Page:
See the Training and instruction article for more specific information.


Backcountry flying is no different from any other discipline in aviation in that good planning and strategy result in the best outcome. Doing research and gaining as much knowledge about your destination(s) prior to departure allows you to formulate a plan to deal with any unknowns or variables. The strategy aspect really comes into play when considering how to make an approach or departure from an airstrip or landing zone that's surrounded my terrain or obstacles, as well as challenging atmospheric conditions like high density altitude or weather.

Check out Patrick Romano's STOL Tips article & video series for some good write-ups ranging from how to fly the wing effectively, to STOL oriented takeoff and landing techniques.

No summer is complete with forest fire smoke reducing visibility. Learn how to deal with flying in smokey conditions in Hazards of Wildfire Smoke.

Mountain flying

Mountains are massive and beautiful, and often the destination for the best camping and fishing spot. But mountains present some unique challenges to pilots. Learn more in this section about the considerations for flying within the mountains.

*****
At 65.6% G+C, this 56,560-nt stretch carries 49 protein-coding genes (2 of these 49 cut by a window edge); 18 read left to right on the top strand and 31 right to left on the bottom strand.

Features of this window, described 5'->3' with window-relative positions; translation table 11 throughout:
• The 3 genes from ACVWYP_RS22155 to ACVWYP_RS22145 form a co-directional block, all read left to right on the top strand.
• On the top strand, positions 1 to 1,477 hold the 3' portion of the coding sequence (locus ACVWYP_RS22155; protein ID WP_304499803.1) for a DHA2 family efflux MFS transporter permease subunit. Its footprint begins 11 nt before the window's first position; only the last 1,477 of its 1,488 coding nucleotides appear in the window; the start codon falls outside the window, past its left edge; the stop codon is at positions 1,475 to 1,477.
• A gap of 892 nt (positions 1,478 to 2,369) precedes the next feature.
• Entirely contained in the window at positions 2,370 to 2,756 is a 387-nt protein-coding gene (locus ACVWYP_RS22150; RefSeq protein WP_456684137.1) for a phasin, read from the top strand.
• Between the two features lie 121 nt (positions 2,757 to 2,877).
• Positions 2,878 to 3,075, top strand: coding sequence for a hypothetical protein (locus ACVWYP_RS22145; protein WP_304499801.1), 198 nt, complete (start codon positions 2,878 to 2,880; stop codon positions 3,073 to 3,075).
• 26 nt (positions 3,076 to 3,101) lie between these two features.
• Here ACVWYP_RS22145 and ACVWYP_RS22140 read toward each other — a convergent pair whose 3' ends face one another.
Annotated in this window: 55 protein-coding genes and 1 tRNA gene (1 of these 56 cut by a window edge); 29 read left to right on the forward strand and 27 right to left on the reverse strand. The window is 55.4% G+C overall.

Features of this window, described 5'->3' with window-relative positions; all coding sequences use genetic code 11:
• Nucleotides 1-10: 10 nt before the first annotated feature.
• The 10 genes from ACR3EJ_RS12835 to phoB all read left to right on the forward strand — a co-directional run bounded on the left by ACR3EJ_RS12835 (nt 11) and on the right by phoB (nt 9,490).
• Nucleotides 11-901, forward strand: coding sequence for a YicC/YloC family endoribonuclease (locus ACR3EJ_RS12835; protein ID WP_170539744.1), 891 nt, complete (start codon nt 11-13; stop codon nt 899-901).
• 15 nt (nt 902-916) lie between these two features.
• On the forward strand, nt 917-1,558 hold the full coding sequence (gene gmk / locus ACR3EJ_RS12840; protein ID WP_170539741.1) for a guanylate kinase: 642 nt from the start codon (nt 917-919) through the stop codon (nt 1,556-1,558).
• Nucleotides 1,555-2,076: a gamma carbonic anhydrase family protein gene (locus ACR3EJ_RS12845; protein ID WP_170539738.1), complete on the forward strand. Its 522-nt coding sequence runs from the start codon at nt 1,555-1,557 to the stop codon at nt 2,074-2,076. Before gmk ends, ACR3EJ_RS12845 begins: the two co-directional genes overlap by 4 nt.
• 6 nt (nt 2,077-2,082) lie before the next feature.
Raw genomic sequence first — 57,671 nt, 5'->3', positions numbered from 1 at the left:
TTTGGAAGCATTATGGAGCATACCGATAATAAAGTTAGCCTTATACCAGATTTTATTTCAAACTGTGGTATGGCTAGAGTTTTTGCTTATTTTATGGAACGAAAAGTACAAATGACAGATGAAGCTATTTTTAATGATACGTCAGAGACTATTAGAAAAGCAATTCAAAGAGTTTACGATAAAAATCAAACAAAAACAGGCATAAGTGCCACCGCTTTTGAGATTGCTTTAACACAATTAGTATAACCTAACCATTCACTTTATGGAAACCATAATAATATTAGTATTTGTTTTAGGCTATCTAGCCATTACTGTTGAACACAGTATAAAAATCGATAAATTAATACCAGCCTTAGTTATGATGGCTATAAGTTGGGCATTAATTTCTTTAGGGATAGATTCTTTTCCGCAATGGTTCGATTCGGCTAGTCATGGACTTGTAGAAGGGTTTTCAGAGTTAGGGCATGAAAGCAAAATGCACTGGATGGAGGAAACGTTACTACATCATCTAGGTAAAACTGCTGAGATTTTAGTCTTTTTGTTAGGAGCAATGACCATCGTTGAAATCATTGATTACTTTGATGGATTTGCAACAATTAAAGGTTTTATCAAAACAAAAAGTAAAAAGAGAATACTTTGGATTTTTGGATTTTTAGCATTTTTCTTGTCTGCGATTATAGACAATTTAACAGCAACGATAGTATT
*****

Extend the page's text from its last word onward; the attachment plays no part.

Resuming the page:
Off-airport operations

Not needing a proper airport is probably the most rewarding element of backcountry flying-- The culmination of knowledge, training, and experience in precision spot landing, surface evaluation, and strategy allow a pilot to make his own airport, given that his equipment can handle it.

Read more on off-airport flying

Ski flying

When the lakes freeze and feet of snow cover the surface, it can be transformed into an entirely new and landable wonderland. But it is wrought with challenges and dangers all its own, from deceptively deep snow waiting to bog the aircraft down, to the extremely serious phenomenon of "overflow."

Read more on {ln:intro to ski flying 'ski flying}


Weather is obviously a huge factor in a pilot's ability to negotiate any particular flight, and this is made even more important when operating in or around significant terrain. Read more on {ln:weather flying}.

This is a living article in the Knowledge Base. If you have feedback on the accuracy or legitimacy of this entry, or would like to add more information, join the discussion below or email to volunteer your input. Suggestions and changes will be incorporated readily.